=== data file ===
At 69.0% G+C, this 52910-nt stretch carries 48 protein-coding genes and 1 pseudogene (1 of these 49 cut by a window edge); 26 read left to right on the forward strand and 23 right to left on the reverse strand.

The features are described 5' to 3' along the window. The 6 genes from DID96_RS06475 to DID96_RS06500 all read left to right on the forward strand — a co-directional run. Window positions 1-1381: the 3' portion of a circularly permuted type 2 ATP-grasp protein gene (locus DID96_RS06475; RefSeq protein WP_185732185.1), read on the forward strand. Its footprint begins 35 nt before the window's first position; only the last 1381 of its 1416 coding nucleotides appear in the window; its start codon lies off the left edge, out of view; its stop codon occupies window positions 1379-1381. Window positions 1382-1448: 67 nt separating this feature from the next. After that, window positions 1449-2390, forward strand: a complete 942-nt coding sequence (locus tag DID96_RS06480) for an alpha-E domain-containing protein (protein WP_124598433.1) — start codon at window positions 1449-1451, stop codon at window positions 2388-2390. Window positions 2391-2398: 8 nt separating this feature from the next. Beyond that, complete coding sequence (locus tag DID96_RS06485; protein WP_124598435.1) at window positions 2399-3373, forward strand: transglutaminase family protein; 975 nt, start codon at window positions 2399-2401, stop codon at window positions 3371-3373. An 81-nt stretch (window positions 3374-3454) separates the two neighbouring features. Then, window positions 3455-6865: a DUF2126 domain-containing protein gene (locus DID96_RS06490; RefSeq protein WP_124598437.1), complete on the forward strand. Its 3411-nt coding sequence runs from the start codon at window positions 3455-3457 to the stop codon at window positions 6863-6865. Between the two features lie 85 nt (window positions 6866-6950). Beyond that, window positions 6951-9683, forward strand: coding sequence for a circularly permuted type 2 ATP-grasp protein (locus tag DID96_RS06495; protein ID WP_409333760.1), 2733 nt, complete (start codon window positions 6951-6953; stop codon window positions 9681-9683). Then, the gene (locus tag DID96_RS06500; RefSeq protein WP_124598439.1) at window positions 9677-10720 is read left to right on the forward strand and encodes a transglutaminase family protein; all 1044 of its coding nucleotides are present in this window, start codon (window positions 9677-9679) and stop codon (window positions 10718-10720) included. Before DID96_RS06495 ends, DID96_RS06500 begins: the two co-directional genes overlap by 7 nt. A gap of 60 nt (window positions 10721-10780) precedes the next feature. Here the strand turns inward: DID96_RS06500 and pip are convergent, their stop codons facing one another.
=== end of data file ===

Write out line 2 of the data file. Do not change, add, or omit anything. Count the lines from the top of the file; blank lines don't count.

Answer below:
The features are described 5' to 3' along the window. The 6 genes from DID96_RS06475 to DID96_RS06500 all read left to right on the forward strand — a co-directional run. Window positions 1-1381: the 3' portion of a circularly permuted type 2 ATP-grasp protein gene (locus DID96_RS06475; RefSeq protein WP_185732185.1), read on the forward strand. Its footprint begins 35 nt before the window's first position; only the last 1381 of its 1416 coding nucleotides appear in the window; its start codon lies off the left edge, out of view; its stop codon occupies window positions 1379-1381. Window positions 1382-1448: 67 nt separating this feature from the next. After that, window positions 1449-2390, forward strand: a complete 942-nt coding sequence (locus tag DID96_RS06480) for an alpha-E domain-containing protein (protein WP_124598433.1) — start codon at window positions 1449-1451, stop codon at window positions 2388-2390. Window positions 2391-2398: 8 nt separating this feature from the next. Beyond that, complete coding sequence (locus tag DID96_RS06485; protein WP_124598435.1) at window positions 2399-3373, forward strand: transglutaminase family protein; 975 nt, start codon at window positions 2399-2401, stop codon at window positions 3371-3373. An 81-nt stretch (window positions 3374-3454) separates the two neighbouring features. Then, window positions 3455-6865: a DUF2126 domain-containing protein gene (locus DID96_RS06490; RefSeq protein WP_124598437.1), complete on the forward strand. Its 3411-nt coding sequence runs from the start codon at window positions 3455-3457 to the stop codon at window positions 6863-6865. Between the two features lie 85 nt (window positions 6866-6950). Beyond that, window positions 6951-9683, forward strand: coding sequence for a circularly permuted type 2 ATP-grasp protein (locus tag DID96_RS06495; protein ID WP_409333760.1), 2733 nt, complete (start codon window positions 6951-6953; stop codon window positions 9681-9683). Then, the gene (locus tag DID96_RS06500; RefSeq protein WP_124598439.1) at window positions 9677-10720 is read left to right on the forward strand and encodes a transglutaminase family protein; all 1044 of its coding nucleotides are present in this window, start codon (window positions 9677-9679) and stop codon (window positions 10718-10720) included. Before DID96_RS06495 ends, DID96_RS06500 begins: the two co-directional genes overlap by 7 nt. A gap of 60 nt (window positions 10721-10780) precedes the next feature. Here the strand turns inward: DID96_RS06500 and pip are convergent, their stop codons facing one another.